After the CDC on May 13 abruptly updated their guidance on whom should don a mask and when, followed a day later by Gov. Ralph Northam’s corresponding action to allow Virginians to shed their face coverings — if they are fully vaccinated — in most situations, people no doubt began to breathe easier.
Many probably felt the urge to ceremonially burn their mask as a way to mark the occasion following such a long period of strict safety protocols.
Some, however, may have been perplexed when they ventured out the day after mask restrictions were eased, only to find so many faces still veiled, even if they didn’t have to be.
The virus is still in our community. As we enter into what we all hope are the waning days of this pandemic, it’s worth taking note of how we got to this point. As of this writing, the CDC reports that 584,337 lives have been lost in the United States alone. And despite the promising downward trend in new cases and deaths.
There are those who, for myriad reasons, are wary of shedding these safety protocols so readily, as if they were a light switch to be flipped on or off. What informs one’s decision-making process can’t be seen as easily as the mask on their face.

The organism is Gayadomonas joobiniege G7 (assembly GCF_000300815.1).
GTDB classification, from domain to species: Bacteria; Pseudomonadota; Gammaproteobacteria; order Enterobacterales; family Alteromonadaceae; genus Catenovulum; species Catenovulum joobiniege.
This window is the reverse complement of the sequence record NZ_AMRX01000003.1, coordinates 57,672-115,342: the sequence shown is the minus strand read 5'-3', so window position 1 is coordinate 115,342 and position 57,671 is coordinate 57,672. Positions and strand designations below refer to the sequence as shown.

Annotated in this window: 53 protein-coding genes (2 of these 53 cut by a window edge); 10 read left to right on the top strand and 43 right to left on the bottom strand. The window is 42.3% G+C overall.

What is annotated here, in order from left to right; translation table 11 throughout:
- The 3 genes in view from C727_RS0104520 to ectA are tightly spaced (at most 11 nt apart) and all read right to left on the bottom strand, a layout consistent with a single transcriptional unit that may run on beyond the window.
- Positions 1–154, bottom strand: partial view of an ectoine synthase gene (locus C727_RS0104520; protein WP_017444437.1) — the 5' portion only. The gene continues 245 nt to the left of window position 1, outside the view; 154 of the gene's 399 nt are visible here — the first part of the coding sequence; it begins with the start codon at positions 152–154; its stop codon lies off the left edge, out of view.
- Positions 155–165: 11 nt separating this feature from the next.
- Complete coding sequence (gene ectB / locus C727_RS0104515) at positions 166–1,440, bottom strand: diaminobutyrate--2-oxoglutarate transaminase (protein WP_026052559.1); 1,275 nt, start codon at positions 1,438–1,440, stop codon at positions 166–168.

Maybe they live with someone who can’t be vaccinated because they historically react adversely to vaccines. Maybe they have a child with an autoimmune disease and who is too young to be vaccinated; or maybe for religious reasons they can’t be vaccinated.
The point is, don’t scoff, or roll your eyes, or otherwise shame a person you encounter in public because they are still wearing a mask.
They survived this horrible epoch, from which we are only just emerging, probably in no small part because of their diligence. But perhaps they lost a family member to COVID-19; or a friend, or a colleague.
“I think what you’ll find is that people aren’t going to take those [safety measures] and just ditch them,” said Tony Howard, president and CEO of the Loudoun County Chamber of Commerce, told reporter Nathaniel Cline this week.
It’s incumbent upon us all to recognize that this indiscriminate virus is still finding a way to maintain a toehold, even if it is losing ground by the day.
A lack of empathy in our fellow neighbors is no less than a failure of imagination.
And that inadequacy is how we lose.